Monday, May 26, 2014

water balloon dart painting, part two

Two years ago, I put together a water balloon dart painting for my niece Katie's graduation party. I really wanted my niece Gretchen to have the same experience. Here's how it happened.

To make the water balloons (which is the most important part!), you'll need the above items:
*water balloons
*liquid acrylic paint
*water bottles with "sport caps"
These caps are the secret to good paint balloons - they allow enough pressure to fill the balloons well.
Obviously, you will also need water - we did not fill the balloons with the Vernor's ginger soda next to the yarn- but I do recommend a can of Vernor's as the balloons are filled for delicious refreshment.

You will also need:
*duct tape

I recommend a larger canvas, rather than a smaller one.  Anything else you wish to use to set the scene (like a tarp) is optional.

I should mention up front that this painting project didn't turn out the same as the first, in one very significant way. We used the cheapest craft paint, and less of it. This led to some translucency in the final product, which turned out looking like we'd intentionally created a dripping chalk effect. I think the effect is really cool - but if you are trying for a brighter final product, use a thicker paint, twice as much paint, or half as much water, before shaking the bottle. (Generally, cheaper brands of paint are thinner.)  I don't have exact measurements, because paint consistencies are so different.  Try one part paint to two parts water, if you are seeking a measurement.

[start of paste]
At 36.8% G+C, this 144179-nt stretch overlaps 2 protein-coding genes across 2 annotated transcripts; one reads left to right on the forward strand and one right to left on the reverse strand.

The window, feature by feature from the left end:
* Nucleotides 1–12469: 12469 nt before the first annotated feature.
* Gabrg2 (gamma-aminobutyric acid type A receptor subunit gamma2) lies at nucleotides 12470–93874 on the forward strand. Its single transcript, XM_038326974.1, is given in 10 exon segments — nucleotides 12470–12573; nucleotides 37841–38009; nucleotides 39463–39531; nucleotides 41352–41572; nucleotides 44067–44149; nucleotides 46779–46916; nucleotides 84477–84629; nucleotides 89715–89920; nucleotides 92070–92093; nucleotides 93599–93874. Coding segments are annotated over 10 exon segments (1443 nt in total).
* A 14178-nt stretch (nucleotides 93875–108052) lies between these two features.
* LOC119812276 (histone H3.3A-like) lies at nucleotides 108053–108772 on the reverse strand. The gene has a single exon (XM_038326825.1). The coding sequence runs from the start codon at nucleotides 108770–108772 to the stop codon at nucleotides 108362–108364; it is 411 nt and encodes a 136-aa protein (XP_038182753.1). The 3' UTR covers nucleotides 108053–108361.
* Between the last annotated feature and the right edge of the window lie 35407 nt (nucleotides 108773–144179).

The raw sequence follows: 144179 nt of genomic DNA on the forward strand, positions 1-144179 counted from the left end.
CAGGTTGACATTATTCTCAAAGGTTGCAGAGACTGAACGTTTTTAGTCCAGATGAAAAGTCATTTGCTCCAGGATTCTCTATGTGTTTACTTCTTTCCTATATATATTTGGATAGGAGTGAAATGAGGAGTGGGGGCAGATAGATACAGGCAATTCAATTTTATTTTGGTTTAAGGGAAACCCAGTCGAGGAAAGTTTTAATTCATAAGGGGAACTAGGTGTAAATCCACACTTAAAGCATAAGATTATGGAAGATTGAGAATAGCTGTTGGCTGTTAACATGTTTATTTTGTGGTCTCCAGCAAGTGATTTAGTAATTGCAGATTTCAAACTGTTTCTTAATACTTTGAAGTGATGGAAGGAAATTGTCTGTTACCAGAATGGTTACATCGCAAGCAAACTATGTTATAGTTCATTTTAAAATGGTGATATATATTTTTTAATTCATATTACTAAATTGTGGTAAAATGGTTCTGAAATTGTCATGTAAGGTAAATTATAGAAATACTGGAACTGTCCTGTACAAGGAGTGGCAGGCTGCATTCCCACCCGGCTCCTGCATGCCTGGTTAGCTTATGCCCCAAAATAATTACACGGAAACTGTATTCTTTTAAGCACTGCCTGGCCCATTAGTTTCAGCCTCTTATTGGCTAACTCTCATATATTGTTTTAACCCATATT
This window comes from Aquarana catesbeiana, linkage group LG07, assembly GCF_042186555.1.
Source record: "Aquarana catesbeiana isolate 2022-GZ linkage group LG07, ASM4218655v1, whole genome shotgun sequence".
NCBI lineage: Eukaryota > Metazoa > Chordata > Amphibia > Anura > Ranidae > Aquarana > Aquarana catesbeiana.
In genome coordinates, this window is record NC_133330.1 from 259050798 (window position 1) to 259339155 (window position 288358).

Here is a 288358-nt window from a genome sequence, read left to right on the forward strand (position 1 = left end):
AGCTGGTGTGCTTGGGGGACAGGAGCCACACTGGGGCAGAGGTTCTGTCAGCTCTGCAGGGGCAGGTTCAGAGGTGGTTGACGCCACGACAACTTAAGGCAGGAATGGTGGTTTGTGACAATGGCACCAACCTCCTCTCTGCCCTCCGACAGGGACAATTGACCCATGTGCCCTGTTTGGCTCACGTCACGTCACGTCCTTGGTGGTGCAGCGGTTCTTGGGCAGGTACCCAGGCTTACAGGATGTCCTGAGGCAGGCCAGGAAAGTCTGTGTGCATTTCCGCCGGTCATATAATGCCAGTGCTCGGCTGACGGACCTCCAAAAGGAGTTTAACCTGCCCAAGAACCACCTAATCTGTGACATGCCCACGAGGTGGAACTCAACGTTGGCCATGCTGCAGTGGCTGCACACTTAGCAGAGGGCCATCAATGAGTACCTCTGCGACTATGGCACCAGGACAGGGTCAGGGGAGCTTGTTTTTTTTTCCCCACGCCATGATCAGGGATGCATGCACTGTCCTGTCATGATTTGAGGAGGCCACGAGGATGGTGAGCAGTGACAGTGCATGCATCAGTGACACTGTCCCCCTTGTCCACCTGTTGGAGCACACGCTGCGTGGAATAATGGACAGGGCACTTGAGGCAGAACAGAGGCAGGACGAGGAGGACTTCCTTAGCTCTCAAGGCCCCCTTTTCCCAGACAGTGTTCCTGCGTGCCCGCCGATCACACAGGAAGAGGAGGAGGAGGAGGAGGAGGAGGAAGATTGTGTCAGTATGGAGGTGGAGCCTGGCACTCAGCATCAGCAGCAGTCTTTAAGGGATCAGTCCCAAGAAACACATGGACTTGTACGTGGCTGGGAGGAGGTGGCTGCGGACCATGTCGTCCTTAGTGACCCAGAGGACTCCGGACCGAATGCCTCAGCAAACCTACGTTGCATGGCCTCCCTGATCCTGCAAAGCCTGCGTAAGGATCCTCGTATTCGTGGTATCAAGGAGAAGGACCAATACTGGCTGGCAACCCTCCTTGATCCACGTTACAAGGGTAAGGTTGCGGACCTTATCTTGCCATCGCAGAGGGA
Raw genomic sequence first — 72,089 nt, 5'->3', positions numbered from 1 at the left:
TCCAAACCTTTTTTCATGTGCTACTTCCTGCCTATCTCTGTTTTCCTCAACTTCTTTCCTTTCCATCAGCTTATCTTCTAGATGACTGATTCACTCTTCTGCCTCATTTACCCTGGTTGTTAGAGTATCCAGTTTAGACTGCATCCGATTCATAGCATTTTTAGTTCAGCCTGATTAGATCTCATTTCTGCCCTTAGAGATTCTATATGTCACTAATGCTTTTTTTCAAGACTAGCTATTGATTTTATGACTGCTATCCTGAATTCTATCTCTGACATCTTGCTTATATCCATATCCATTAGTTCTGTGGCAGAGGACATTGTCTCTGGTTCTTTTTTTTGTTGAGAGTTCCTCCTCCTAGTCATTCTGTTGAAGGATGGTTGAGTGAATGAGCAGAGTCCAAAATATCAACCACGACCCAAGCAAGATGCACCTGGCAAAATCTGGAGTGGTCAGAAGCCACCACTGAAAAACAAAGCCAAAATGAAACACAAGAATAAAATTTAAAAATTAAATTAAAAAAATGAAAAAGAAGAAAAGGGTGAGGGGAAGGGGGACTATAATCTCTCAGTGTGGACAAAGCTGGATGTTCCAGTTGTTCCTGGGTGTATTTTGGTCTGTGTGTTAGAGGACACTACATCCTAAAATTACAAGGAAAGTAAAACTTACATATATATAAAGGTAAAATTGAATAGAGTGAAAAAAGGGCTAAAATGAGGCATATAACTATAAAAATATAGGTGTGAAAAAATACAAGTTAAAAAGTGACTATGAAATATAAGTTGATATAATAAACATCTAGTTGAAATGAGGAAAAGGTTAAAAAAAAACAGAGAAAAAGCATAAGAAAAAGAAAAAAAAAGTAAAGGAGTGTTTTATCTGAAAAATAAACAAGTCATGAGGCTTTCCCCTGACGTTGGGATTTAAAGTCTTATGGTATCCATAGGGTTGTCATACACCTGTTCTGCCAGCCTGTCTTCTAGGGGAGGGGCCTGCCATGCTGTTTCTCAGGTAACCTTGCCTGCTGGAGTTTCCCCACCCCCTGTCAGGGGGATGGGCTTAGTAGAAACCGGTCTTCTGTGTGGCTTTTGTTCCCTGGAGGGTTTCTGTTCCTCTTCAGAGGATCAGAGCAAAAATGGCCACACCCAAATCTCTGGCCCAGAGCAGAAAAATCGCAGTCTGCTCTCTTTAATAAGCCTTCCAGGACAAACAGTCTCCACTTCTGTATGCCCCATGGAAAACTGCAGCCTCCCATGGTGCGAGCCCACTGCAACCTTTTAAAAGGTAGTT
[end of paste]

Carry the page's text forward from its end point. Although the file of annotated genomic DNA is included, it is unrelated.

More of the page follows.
Filling these balloons can be a painty mess. On this day, I filled the balloons on a beach. The sand absorbs the spills nicely. I realize that taking paint balloons to the beach may not be a realistic step most of the time. Grass works fine, too, and so would any absorbent thing you may use as a tarp.   Most of the spills came from the process of tying.  To neatly fill the balloons, stretch the balloon while the bottle is upright, and then fill it as gently as possible, leaving enough room for a tie.  Just to be safe, wear painting clothes for this step.

A few weeks ago on Shark Tank, some entrepreneurs presented the TieNot . I've never used one, and I know it's meant to be attached to a hose, but I think the stick could be used to tie these balloons, and it may be a good investment for this project if tying becomes problematic. Let me know if you try it.

If you want to evenly separate your paint colors, you may want to assign each paint color to a balloon color. You won't be using as much liquid in a paint balloon as you would for a water balloon, so some of the balloons will be more opaque, meaning you won't always know which color of paint is inside.

The largest paint balloon was about two inches in diameter. And it's better to have a smaller balloon filled with paint rather than a larger balloon filled with paint and extra air - extra air will leave blank space behind it when it bursts.